Greg Rainville remembered, “I was punished because the nuns would get frustrated with you when they talk to you in French and English, and you’re not knowing what they’re talking about, and you’re pulled around by the ear, and whatnot, and slapped on the back of the head, and stuff like that. And I didn’t know what I was doing wrong. No matter what, I tried to do good, but I couldn’t understand what they were saying, and they couldn’t understand what I was saying, but I was punished.13 (TRC. Vol 5., p. 106)
Students who were hospitalized sometimes never returned. Greg Rainville recalled a friend passing out in church next to him. “I didn’t know where he went, because he never come back to school. I haven’t seen that guy ever since. I don’t know if he died, or he went to Fort Qu’Appelle, where there’s a hospital, ’cause a lot of times we should have been put in the hospital.”670 (TRC, Survivors Speak, p. 180)
In 1969, the federal government restructured the residential school system. The schools usually were divided into two, separate entities: a government-run school and a church-administered residence. Beginning in the 1970s, agreements were reached under which Aboriginal organizations took over the operation of several of the institutions. Greg Rainville attended the Qu’Appelle school while these transformations were taking place.
I’ve seen the, where the priests and nuns controlled the school. I was there when Indian Affairs took control of the residential school, and was there when Native Control started. But the most, the nuns there, when the nuns and the priests were there, there was, things got better after they left. They weren’t perfect, but there was still abuse when Indian Affairs control. A lot of things were, weren’t addressed, or, or made known to people, ’cause it was always hush-hush.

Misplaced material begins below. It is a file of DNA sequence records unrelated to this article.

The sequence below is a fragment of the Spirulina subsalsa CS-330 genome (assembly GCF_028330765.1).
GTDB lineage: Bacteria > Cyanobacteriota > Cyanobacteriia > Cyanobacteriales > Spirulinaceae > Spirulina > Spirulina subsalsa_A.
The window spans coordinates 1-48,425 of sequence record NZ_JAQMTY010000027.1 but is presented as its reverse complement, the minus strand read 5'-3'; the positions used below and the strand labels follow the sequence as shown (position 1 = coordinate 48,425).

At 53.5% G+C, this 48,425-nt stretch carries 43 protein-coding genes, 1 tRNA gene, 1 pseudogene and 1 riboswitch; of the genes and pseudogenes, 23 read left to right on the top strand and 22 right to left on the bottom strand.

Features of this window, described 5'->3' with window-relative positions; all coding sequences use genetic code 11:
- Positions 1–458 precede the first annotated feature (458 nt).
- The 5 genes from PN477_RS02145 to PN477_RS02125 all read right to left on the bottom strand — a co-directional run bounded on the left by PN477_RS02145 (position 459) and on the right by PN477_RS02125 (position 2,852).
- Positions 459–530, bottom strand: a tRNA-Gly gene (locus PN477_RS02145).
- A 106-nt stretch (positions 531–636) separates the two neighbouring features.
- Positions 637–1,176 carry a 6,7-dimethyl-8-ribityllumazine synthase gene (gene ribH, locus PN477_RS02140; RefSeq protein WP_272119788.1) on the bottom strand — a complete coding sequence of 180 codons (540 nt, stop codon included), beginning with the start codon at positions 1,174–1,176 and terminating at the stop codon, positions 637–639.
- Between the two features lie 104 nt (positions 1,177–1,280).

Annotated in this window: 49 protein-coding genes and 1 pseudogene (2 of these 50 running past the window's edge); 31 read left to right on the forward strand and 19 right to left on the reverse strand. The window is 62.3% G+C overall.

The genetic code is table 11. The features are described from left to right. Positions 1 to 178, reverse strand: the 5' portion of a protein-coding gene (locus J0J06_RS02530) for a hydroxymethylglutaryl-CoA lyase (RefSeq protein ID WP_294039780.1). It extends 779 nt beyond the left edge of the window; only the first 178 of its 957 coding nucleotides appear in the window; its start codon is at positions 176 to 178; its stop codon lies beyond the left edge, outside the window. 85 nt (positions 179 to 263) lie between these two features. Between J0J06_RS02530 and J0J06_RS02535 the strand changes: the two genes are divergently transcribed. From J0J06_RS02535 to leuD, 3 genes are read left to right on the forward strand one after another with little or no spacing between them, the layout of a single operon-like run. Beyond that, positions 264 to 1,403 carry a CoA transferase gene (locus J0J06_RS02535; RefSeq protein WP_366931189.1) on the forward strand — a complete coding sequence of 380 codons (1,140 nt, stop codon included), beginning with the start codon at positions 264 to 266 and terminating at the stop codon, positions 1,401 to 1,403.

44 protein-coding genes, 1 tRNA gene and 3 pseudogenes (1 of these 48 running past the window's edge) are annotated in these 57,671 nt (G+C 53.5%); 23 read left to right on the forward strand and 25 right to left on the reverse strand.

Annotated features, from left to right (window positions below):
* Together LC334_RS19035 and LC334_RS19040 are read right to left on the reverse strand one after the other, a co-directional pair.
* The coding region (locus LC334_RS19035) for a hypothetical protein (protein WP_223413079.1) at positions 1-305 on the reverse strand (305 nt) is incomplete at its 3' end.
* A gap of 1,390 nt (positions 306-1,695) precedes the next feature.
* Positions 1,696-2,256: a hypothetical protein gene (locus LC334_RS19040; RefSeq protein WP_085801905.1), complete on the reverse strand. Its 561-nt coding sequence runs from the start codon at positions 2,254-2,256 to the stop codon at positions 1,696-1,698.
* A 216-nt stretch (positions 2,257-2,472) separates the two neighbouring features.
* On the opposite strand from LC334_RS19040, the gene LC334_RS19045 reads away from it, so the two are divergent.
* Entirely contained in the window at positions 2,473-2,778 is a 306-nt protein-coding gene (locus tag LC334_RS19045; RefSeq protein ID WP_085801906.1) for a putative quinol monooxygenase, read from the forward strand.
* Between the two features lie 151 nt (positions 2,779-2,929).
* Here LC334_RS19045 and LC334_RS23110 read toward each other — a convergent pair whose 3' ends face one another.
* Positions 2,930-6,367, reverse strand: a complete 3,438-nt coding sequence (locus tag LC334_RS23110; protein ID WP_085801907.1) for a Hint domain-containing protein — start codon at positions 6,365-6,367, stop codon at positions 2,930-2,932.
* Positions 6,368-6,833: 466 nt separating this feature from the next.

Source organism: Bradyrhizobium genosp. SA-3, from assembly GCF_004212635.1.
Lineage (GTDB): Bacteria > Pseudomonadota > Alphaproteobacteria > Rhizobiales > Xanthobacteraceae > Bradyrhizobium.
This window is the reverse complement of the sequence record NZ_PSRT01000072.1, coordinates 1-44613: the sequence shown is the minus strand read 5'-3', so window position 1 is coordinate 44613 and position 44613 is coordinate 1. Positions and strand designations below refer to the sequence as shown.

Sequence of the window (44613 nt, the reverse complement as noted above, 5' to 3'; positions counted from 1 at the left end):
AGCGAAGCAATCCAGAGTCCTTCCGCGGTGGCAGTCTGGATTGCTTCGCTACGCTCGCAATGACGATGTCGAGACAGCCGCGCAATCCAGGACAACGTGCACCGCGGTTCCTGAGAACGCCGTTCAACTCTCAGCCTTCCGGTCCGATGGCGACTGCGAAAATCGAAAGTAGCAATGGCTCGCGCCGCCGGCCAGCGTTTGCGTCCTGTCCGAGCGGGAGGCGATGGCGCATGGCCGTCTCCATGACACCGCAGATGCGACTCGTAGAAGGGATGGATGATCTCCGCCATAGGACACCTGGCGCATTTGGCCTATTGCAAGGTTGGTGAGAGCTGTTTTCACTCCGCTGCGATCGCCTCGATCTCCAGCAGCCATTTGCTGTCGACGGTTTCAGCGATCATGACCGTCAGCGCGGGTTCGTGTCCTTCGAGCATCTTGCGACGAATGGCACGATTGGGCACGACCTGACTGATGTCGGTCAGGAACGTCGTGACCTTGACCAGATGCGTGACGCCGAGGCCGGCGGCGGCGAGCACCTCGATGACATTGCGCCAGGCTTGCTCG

Rainville said the change from church to Indian Affairs administration brought about an improvement in personal freedom and food at the school.
When the nuns were there, we were just like a jail. There was a big fence all around. You couldn’t leave. Yeah, we had black and white tvs. We had, we didn’t go no place. Everything that we had was either outside in the yard, or in the gym. But when Indian Affairs got there, we, we were allowed to go maybe downtown to the hardware store, where we would have pop at the, in the café there in Lebret. You were allowed to do that. Before you weren’t even allowed to go. You know if you’re caught downtown, you were in trouble. But there was a lot more freedom. We used to get to go to drive-ins, movies.
When the nuns were there, everything was just, I don’t know, everything was hamburger-based. Everything was we ate the whole year was either mush, hamburgers, whatever, maybe the odd chicken, or odd ham. But with Indian Affairs, our food started, like, we had pork chops, we had boiled potatoes, stuff you could identify. Like, then when Native Control came to be, again we were back to hamburger, like, you know, from hamburger to steak, to hamburger again. That was, that’s the only way I could describe the different times people were there.730 (TRC, Survivors Speak, pp. 198-199)
TRC, AVS, Greg Rainville, Statement to the Truth and Reconciliation Commission of Canada, Saskatoon, Saskatchewan, 22 June 2012, Statement Number: 2011-1752.